Modern Reconnaissance Phase by APT – Protection Layer

The Talos researchers are no stranger to APT attacks. During recent research, we observed how APT actors are evolving and how the reconnaissance phase is changing to protect their valuable 0-day exploit or malware frameworks. During the presentation, we will not speak about a specific malware actor but we will use various different cases to illustrate how the reconnaissance phase is becoming more important and more complex.
This talk will mainly focus on the usage of malicious documents (Microsoft Office and Hangul Word Processor) and watering hole attacks designed to establish if the target is the intended one. We will mention campaigns against political or military organizations targeting USA, Europa and Asia.

The techniques and the obfuscation put in place by these actors will be described in detail. We will explain how the Macros are used and how to desobfuscated them; how the JavaScript and the PowerShell are becoming unmissable languages and how to analyse these languages with standard debugger such as WinDBG or x64dbg; how APT actors includes Flash objects in document to bypass protection and perform reconnaissance on the target; finally, we will see how Python language is used by malware to execute code on MacOS. In some cases, the reconnaissance is performed directly by a first stage malware (PE32) and not directly by the infection vector, we will see an example of the approach that targeted South Korea public sectors at the end of December.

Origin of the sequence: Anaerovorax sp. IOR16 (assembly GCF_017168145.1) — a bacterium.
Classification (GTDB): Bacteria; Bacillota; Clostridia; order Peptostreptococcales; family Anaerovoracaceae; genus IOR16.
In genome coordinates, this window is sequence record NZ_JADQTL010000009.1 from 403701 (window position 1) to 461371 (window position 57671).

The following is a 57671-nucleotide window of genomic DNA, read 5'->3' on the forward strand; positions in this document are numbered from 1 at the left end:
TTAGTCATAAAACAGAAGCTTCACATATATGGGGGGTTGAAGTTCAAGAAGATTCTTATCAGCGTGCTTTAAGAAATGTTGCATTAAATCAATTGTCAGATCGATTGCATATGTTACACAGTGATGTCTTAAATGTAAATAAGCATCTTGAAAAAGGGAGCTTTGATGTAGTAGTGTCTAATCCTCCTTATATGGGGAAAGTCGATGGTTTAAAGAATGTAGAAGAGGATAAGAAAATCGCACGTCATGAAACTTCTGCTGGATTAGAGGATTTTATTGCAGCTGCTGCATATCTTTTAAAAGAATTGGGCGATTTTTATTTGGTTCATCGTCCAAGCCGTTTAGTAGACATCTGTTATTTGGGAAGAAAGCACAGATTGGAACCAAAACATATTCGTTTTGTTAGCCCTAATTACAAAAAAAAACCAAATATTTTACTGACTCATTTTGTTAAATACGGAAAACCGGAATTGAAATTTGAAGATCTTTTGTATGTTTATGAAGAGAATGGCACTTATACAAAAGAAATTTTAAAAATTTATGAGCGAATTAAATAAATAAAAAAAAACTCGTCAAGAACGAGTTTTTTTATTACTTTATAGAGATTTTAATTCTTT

At the end of the presentation, we will show different mitigations in applications (for example in Microsoft Office and Hangul Word Processor) and in the Microsoft Windows Operating System to help attendees protect their constituents against the treats described during the talk.

Paul Rascagneres

Paul is a security researcher within Talos, Cisco’s threat intelligence and research organization. As a researcher, he performs investigations to identify new threats and presents his findings as publications and at international security conferences throughout the world. He has been involved in security research for 7 years, mainly focusing on malware analysis, malware hunting and more specially on Advanced Persistence Threat campaigns and rootkit capabilities. He previously worked for several incident response team within the private and public sectors.